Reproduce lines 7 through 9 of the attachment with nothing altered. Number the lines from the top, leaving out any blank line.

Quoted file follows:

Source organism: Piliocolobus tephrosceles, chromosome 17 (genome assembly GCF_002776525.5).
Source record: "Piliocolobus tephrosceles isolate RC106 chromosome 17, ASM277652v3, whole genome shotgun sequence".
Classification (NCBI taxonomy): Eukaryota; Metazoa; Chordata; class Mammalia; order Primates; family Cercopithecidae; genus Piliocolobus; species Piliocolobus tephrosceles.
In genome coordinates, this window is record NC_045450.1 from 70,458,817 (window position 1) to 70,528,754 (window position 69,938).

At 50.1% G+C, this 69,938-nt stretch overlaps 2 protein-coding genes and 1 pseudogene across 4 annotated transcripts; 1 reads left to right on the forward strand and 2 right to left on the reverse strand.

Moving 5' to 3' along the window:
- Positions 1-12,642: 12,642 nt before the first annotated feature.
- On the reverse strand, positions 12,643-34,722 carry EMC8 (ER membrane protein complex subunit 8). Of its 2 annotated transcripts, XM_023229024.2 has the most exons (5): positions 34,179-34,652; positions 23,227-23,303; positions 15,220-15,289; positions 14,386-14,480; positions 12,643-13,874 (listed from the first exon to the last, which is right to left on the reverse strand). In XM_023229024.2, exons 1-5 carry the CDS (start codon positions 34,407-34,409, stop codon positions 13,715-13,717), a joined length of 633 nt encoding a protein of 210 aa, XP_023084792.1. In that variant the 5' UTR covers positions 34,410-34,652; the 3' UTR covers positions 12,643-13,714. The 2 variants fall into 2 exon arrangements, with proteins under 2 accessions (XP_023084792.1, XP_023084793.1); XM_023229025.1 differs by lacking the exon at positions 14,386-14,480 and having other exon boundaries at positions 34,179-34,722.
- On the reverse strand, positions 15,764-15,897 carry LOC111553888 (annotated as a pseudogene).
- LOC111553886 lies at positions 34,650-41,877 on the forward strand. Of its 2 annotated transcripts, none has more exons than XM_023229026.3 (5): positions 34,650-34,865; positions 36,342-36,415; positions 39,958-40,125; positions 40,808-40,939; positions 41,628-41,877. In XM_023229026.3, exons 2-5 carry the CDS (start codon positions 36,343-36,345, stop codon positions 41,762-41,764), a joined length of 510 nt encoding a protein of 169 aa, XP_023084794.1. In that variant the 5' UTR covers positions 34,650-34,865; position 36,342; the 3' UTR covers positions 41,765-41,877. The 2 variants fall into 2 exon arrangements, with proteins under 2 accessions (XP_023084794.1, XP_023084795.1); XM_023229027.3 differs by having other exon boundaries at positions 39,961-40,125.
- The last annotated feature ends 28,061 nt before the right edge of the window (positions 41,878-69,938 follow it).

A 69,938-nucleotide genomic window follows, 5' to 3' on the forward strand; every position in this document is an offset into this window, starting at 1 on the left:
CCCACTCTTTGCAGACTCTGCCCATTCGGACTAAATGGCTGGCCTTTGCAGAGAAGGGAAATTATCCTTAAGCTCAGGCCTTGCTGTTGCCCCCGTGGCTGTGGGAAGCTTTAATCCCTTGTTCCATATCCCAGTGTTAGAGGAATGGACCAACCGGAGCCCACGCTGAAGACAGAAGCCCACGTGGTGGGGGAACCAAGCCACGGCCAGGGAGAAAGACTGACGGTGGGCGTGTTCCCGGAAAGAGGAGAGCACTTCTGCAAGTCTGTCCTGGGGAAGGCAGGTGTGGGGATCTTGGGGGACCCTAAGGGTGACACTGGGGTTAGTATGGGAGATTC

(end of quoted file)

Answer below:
- Positions 1-12,642: 12,642 nt before the first annotated feature.
- On the reverse strand, positions 12,643-34,722 carry EMC8 (ER membrane protein complex subunit 8). Of its 2 annotated transcripts, XM_023229024.2 has the most exons (5): positions 34,179-34,652; positions 23,227-23,303; positions 15,220-15,289; positions 14,386-14,480; positions 12,643-13,874 (listed from the first exon to the last, which is right to left on the reverse strand). In XM_023229024.2, exons 1-5 carry the CDS (start codon positions 34,407-34,409, stop codon positions 13,715-13,717), a joined length of 633 nt encoding a protein of 210 aa, XP_023084792.1. In that variant the 5' UTR covers positions 34,410-34,652; the 3' UTR covers positions 12,643-13,714. The 2 variants fall into 2 exon arrangements, with proteins under 2 accessions (XP_023084792.1, XP_023084793.1); XM_023229025.1 differs by lacking the exon at positions 14,386-14,480 and having other exon boundaries at positions 34,179-34,722.
- On the reverse strand, positions 15,764-15,897 carry LOC111553888 (annotated as a pseudogene).